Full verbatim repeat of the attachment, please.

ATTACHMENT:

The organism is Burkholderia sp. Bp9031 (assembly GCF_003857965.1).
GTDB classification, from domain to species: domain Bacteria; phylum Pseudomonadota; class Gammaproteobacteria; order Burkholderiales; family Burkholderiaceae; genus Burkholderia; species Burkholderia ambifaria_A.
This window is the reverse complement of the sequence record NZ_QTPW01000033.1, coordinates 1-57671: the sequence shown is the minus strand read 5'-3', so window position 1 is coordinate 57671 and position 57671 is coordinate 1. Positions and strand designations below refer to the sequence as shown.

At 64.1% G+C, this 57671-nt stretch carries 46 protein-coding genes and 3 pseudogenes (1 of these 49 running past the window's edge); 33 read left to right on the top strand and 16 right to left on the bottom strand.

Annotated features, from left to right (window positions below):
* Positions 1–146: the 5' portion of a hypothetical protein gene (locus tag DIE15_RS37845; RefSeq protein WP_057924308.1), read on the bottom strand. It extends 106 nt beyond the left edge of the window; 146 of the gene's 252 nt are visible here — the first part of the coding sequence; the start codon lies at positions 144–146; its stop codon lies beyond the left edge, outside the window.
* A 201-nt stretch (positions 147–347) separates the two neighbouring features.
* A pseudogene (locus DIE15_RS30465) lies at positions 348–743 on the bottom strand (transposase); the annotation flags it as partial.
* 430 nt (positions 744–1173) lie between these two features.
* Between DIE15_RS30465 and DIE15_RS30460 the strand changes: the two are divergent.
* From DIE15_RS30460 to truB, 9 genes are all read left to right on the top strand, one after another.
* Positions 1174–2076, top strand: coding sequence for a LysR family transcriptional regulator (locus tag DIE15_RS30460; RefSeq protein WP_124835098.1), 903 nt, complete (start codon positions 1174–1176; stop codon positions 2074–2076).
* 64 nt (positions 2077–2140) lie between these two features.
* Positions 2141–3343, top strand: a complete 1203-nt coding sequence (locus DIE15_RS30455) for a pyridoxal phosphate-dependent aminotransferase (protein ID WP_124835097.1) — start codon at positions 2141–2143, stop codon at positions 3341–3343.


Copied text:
The organism is Burkholderia sp. Bp9031 (assembly GCF_003857965.1).
GTDB classification, from domain to species: domain Bacteria; phylum Pseudomonadota; class Gammaproteobacteria; order Burkholderiales; family Burkholderiaceae; genus Burkholderia; species Burkholderia ambifaria_A.
This window is the reverse complement of the sequence record NZ_QTPW01000033.1, coordinates 1-57671: the sequence shown is the minus strand read 5'-3', so window position 1 is coordinate 57671 and position 57671 is coordinate 1. Positions and strand designations below refer to the sequence as shown.

At 64.1% G+C, this 57671-nt stretch carries 46 protein-coding genes and 3 pseudogenes (1 of these 49 running past the window's edge); 33 read left to right on the top strand and 16 right to left on the bottom strand.

Annotated features, from left to right (window positions below):
* Positions 1–146: the 5' portion of a hypothetical protein gene (locus tag DIE15_RS37845; RefSeq protein WP_057924308.1), read on the bottom strand. It extends 106 nt beyond the left edge of the window; 146 of the gene's 252 nt are visible here — the first part of the coding sequence; the start codon lies at positions 144–146; its stop codon lies beyond the left edge, outside the window.
* A 201-nt stretch (positions 147–347) separates the two neighbouring features.
* A pseudogene (locus DIE15_RS30465) lies at positions 348–743 on the bottom strand (transposase); the annotation flags it as partial.
* 430 nt (positions 744–1173) lie between these two features.
* Between DIE15_RS30465 and DIE15_RS30460 the strand changes: the two are divergent.
* From DIE15_RS30460 to truB, 9 genes are all read left to right on the top strand, one after another.
* Positions 1174–2076, top strand: coding sequence for a LysR family transcriptional regulator (locus tag DIE15_RS30460; RefSeq protein WP_124835098.1), 903 nt, complete (start codon positions 1174–1176; stop codon positions 2074–2076).
* 64 nt (positions 2077–2140) lie between these two features.
* Positions 2141–3343, top strand: a complete 1203-nt coding sequence (locus DIE15_RS30455) for a pyridoxal phosphate-dependent aminotransferase (protein ID WP_124835097.1) — start codon at positions 2141–2143, stop codon at positions 3341–3343.